Osmanthus Wolfberries Jelly

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Weather in Singapore is really humid! People are falling sick with flu virus and heatiness. Thus, I decided to make this to cool ourselves down! …. In chinese restaurant, especially dim sum places, you will see this on the menu under dessert. It meant to be served cool. 

So osmanthus is healthy and I did not add in any other fragance to make it tasteful. I bought the jelly premix, no flavour. The premix has a strawberry flavour, but i guess it will make it weird with osmanthus so I did not use that. 

This is how it looks like. I follow the instructions at the back of the packaging, but I am sure any premix can be used, as long as there are instructions provided.

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It is said that osmanthus prevent cough and phlegm.

Okay! now for the recipe… adapted from here

Ingredients

  • 1 packet of pre-sweetened konnyaku jelly powder (mine is 250g)
  • water (according to the konnyaku jelly powder box instructions; mine requires 1250ml)
  • dried osmanthus flowers 桂花 (1 to 1.5 tsp for every 400ml water)
  • 2 tsp wolfberries soaked in water until puffy; drained

Tools

  • jelly moulds

Directions

  1. In a pot, add water and bring to a boil. When water is boiling, lower heat and then add osmanthus flowers. Simmer for a short few minutes (roughly 2 minutes).
  2. Add konnyaku jelly powder. Stir until the powder is fully dissolved. Off the flame.
  3. Add 2-4 wolfberries to each jelly mould, then pour the jelly solution prepared in step 2 to fill each mould. Let the jelly cool down a bit in room temperature and chill in fridge until the jelly is set.

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You have to do it fast after switching off the flame as the jelly will slowly get solidify at room temperature. Hope you guys like this one!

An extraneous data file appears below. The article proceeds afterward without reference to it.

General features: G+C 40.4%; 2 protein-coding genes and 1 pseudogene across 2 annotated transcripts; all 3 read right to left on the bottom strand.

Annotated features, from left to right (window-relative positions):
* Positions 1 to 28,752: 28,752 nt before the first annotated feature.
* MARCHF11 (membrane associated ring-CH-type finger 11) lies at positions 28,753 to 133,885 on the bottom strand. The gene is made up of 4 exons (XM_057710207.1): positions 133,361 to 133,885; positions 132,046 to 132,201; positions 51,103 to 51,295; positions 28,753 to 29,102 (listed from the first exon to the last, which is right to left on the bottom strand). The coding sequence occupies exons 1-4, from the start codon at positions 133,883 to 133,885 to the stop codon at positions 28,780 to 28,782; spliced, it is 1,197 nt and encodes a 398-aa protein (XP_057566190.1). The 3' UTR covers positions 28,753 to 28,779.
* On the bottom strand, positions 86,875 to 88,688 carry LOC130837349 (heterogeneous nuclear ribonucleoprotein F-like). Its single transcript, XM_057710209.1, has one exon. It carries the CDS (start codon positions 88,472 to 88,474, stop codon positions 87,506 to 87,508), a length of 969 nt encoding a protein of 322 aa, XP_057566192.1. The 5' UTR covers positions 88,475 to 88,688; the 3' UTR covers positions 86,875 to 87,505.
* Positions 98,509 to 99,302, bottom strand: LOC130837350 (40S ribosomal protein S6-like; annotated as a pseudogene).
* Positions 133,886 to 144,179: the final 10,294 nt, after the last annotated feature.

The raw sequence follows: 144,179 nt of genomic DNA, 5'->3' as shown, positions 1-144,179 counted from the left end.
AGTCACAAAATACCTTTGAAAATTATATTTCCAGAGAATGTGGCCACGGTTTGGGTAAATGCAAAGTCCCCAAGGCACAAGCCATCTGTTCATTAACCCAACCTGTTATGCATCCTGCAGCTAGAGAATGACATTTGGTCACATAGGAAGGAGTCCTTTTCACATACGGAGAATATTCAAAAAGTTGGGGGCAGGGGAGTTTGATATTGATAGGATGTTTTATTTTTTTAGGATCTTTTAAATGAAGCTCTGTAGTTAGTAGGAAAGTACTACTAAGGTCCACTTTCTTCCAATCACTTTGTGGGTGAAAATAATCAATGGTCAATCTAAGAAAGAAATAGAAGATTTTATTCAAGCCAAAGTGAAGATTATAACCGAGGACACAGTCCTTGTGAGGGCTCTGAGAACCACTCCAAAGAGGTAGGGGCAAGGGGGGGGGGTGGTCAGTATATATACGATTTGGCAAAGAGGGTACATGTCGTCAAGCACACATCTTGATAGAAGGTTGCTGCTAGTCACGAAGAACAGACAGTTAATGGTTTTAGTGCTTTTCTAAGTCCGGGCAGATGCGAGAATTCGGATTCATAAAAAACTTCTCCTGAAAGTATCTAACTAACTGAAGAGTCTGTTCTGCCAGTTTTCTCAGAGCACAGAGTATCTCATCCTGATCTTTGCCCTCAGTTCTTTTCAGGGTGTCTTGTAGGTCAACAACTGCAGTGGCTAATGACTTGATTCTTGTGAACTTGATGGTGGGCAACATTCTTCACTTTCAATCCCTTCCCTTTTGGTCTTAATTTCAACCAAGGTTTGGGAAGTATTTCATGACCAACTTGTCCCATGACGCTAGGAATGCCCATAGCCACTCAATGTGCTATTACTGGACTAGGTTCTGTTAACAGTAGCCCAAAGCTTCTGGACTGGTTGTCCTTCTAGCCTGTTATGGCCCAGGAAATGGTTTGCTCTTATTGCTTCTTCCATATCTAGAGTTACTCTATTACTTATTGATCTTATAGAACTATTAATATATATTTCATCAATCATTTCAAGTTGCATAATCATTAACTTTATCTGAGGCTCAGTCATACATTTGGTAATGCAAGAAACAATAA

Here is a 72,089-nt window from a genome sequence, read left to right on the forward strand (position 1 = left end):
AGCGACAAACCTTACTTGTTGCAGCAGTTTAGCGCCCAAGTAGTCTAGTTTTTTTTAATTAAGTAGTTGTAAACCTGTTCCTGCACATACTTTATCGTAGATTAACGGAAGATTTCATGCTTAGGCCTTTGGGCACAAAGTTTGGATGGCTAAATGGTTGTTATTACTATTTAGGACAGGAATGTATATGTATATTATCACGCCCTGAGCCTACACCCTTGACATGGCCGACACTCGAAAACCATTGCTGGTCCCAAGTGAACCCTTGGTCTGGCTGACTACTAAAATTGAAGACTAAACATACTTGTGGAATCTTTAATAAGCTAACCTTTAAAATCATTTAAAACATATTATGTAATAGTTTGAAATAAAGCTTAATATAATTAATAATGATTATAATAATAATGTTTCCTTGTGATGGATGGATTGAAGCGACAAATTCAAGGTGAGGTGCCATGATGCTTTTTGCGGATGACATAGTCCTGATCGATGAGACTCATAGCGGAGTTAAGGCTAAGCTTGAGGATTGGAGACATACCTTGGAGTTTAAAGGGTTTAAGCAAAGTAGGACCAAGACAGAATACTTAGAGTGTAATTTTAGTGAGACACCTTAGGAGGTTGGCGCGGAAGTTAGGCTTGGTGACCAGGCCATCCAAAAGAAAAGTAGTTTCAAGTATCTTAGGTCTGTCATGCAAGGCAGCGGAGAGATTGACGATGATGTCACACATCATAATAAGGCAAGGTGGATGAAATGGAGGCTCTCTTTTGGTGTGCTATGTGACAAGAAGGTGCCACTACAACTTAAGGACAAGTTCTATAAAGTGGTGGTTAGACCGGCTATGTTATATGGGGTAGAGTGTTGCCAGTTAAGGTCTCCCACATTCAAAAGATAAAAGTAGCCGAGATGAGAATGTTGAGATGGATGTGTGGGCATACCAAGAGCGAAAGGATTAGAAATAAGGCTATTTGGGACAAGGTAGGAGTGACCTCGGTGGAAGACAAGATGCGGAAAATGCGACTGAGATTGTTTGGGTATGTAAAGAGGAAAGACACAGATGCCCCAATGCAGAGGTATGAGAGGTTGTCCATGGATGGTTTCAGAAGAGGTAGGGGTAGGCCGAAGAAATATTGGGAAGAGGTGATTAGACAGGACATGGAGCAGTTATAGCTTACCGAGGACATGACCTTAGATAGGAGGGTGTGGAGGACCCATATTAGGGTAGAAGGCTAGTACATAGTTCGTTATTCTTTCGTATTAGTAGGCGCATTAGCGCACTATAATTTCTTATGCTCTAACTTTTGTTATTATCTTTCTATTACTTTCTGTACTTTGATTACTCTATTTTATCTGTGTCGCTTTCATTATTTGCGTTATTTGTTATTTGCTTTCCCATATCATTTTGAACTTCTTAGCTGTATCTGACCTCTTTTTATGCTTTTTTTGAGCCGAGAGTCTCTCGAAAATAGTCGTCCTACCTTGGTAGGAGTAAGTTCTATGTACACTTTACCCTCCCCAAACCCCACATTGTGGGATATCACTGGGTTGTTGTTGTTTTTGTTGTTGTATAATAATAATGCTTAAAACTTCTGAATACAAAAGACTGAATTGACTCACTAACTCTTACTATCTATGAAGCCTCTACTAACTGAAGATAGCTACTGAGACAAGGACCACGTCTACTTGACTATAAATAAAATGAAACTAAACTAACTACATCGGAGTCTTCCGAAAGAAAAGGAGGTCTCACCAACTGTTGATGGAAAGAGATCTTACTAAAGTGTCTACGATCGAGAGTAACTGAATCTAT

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Swirl Green Tea Mooncake

Hello! As lantern festival is around the corner, I decided to make mooncakes! I love the swirls and the end product! but it is tedious to make it! I will try again next year and hopefully it turns out to be better!! =)

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Before baking, it was like this :

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Recipe :

Sweet Potato Fillings (~20 balls)

300g sweet potato (400 – 500g when unpeeled)

1/4 cup milk

2 oz butter

1/4 cup sugar

1/2 tsp salt

Boil & mash potato, add rest of ingredients & mix to paste. Roll into balls.

Moon Cake Dough (A) & (B)

Water Dough (A)

200g all purpose flour

28g icing sugar

Pinch of salt

80g cold butter

80g water

Rub-in method (ball should not stick to hand)

Cover and set aside for 20 minutes

Oil Dough (B)

180g all purpose flour

Pinch of salt

90g oil

1/2 tsp green tea powder (originally it was pandan essence)

Melting method (well in center)

Cover and set aside for 20 minutes

1. Preheat oven 185 degree celcius

2. Divide A & B into equal balls

3. Take A & wrap B into it

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4. With the sealed side facing up roll into rectangle

5. Roll up like a cyclinder, roll again into thin strip

6. Roll again.

7. Cut cyclinder in the middle into 2 pieces

8. With the cut side facing down, flatten the dough making the edges slightly thinner than center

9. Wrap filling. Pinch to seal

10. Bake for 30 minutes until top and bottom show brown

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Steamed Cod Fish

Does this look appetizing enough? haha…Image

the cod fish is sooo sweet and delicious! really a chinese delicacy!

A closer look :

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Recipe:

Ingredients